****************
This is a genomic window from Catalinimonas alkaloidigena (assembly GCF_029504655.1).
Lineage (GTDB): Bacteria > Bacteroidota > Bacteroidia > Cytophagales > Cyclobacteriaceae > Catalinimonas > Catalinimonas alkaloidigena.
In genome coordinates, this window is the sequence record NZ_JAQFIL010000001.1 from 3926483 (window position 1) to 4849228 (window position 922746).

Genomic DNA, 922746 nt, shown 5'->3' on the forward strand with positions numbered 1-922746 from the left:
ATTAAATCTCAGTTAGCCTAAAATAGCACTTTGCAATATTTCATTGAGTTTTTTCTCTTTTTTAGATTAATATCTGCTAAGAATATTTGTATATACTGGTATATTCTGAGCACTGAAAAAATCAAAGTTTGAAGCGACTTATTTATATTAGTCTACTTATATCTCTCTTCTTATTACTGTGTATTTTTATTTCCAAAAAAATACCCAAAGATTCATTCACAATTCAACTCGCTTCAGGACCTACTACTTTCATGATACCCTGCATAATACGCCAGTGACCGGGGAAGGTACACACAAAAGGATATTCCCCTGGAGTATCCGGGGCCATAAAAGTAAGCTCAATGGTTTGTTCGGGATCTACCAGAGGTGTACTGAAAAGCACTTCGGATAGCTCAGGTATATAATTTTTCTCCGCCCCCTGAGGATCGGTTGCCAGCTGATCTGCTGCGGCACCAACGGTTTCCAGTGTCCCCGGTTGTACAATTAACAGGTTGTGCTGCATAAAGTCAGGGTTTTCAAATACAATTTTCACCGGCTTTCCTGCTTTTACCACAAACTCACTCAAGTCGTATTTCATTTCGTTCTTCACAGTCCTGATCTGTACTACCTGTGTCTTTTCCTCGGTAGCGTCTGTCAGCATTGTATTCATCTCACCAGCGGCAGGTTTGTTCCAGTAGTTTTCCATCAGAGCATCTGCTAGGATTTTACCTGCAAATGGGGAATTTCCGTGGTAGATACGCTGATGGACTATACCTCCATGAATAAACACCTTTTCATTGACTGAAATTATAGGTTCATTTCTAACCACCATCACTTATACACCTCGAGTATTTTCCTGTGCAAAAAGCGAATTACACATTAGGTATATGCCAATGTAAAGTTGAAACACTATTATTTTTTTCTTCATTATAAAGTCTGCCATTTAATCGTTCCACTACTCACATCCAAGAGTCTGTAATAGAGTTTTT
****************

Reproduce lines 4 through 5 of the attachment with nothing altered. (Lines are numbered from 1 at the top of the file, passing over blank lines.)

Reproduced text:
Genomic DNA, 922746 nt, shown 5'->3' on the forward strand with positions numbered 1-922746 from the left:
ATTAAATCTCAGTTAGCCTAAAATAGCACTTTGCAATATTTCATTGAGTTTTTTCTCTTTTTTAGATTAATATCTGCTAAGAATATTTGTATATACTGGTATATTCTGAGCACTGAAAAAATCAAAGTTTGAAGCGACTTATTTATATTAGTCTACTTATATCTCTCTTCTTATTACTGTGTATTTTTATTTCCAAAAAAATACCCAAAGATTCATTCACAATTCAACTCGCTTCAGGACCTACTACTTTCATGATACCCTGCATAATACGCCAGTGACCGGGGAAGGTACACACAAAAGGATATTCCCCTGGAGTATCCGGGGCCATAAAAGTAAGCTCAATGGTTTGTTCGGGATCTACCAGAGGTGTACTGAAAAGCACTTCGGATAGCTCAGGTATATAATTTTTCTCCGCCCCCTGAGGATCGGTTGCCAGCTGATCTGCTGCGGCACCAACGGTTTCCAGTGTCCCCGGTTGTACAATTAACAGGTTGTGCTGCATAAAGTCAGGGTTTTCAAATACAATTTTCACCGGCTTTCCTGCTTTTACCACAAACTCACTCAAGTCGTATTTCATTTCGTTCTTCACAGTCCTGATCTGTACTACCTGTGTCTTTTCCTCGGTAGCGTCTGTCAGCATTGTATTCATCTCACCAGCGGCAGGTTTGTTCCAGTAGTTTTCCATCAGAGCATCTGCTAGGATTTTACCTGCAAATGGGGAATTTCCGTGGTAGATACGCTGATGGACTATACCTCCATGAATAAACACCTTTTCATTGACTGAAATTATAGGTTCATTTCTAACCACCATCACTTATACACCTCGAGTATTTTCCTGTGCAAAAAGCGAATTACACATTAGGTATATGCCAATGTAAAGTTGAAACACTATTATTTTTTTCTTCATTATAAAGTCTGCCATTTAATCGTTCCACTACTCACATCCAAGAGTCTGTAATAGAGTTTTT